Charles Sheffield (25 June 1935 – 2 November 2002) was an English-born mathematician, physicist and science fiction writer who served as a President of the Science Fiction and Fantasy Writers of America and of the American Astronautical Society.
|Born||25 June 1935|
Kingston upon Hull, Yorkshire, England
|Died||2 November 2002 67) (aged|
Silver Spring, Maryland, U.S.
|Alma mater||St John's College, Cambridge|
|Period||1977–2002 (fiction) |
His novel The Web Between the Worlds, featuring the construction of a space elevator, was published almost simultaneously with Arthur C. Clarke's novel on the subject, The Fountains of Paradise, a coincidence that amused them both. Excerpts from both Sheffield's The Web Between the Worlds and Clarke's The Fountains of Paradise have appeared recently in a space elevator anthology Towering Yarns.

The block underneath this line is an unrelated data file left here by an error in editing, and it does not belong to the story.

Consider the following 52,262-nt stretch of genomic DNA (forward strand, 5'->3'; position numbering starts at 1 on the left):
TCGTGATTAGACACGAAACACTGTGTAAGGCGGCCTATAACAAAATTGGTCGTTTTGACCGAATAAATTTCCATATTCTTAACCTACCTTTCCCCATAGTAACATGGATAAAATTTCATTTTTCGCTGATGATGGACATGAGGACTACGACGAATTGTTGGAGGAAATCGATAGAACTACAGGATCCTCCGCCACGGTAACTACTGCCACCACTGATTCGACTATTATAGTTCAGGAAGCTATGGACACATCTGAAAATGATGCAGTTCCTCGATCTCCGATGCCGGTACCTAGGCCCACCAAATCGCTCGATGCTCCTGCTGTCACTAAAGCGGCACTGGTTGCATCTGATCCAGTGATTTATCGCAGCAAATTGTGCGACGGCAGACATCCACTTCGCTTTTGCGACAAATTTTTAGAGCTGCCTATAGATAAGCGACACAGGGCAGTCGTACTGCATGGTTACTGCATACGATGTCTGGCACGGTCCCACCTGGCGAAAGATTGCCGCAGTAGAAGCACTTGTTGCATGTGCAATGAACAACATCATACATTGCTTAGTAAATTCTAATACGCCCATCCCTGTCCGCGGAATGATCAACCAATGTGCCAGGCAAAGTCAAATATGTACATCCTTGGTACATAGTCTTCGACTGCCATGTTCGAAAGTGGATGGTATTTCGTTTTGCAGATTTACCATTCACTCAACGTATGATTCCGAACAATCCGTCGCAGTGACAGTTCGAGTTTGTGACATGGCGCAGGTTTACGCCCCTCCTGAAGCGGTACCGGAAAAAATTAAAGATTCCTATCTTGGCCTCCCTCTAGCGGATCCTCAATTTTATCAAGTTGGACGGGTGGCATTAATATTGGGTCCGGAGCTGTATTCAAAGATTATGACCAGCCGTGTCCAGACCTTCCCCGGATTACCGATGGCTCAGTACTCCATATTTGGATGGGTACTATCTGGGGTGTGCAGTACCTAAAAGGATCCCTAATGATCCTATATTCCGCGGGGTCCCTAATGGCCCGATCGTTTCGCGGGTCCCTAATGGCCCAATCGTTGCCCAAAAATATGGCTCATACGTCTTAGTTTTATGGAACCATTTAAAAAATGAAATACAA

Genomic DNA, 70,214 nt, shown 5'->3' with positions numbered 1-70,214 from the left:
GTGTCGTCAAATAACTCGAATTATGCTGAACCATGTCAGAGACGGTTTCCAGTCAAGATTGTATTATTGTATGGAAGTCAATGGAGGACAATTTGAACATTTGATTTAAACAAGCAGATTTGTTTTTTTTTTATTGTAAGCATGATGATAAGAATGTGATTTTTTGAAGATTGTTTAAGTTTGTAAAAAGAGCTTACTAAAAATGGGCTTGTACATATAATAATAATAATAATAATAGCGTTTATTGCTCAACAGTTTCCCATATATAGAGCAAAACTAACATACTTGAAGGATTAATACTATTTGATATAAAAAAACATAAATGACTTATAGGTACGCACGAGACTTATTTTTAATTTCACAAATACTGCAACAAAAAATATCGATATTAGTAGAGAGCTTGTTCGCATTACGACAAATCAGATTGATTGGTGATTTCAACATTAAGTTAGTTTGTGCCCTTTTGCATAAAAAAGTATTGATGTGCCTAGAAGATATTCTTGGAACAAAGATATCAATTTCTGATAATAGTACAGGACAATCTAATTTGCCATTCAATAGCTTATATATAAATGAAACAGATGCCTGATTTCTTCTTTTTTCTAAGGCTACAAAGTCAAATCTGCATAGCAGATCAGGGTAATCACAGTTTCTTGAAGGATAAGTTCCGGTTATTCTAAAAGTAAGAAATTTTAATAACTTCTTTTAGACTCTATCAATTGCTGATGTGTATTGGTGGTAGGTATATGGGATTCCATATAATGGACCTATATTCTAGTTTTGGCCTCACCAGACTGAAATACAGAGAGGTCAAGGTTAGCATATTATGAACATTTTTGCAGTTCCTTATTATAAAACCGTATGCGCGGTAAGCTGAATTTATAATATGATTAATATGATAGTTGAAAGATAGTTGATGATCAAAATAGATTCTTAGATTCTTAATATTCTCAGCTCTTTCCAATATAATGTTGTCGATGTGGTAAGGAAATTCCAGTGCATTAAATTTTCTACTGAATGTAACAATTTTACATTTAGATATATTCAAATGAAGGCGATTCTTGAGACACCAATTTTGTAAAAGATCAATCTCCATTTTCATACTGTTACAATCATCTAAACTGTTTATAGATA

Sheffield served as Chief Scientist of Earth Satellite Corporation, a company that processed remote sensing satellite data. The association gave rise to many technical papers and two popular non-fiction books, Earthwatch and Man on Earth, both collections of false-colour and enhanced images of Earth from space.
He won the Nebula and Hugo awards for his novelette "Georgia on My Mind" and the 1992 John W. Campbell Memorial Award for Best Science Fiction Novel for his novel Brother to Dragons.
Before he died, he was writing a column for the Baen Books web site; his last column concerned the discovery of the brain tumour that led to his death.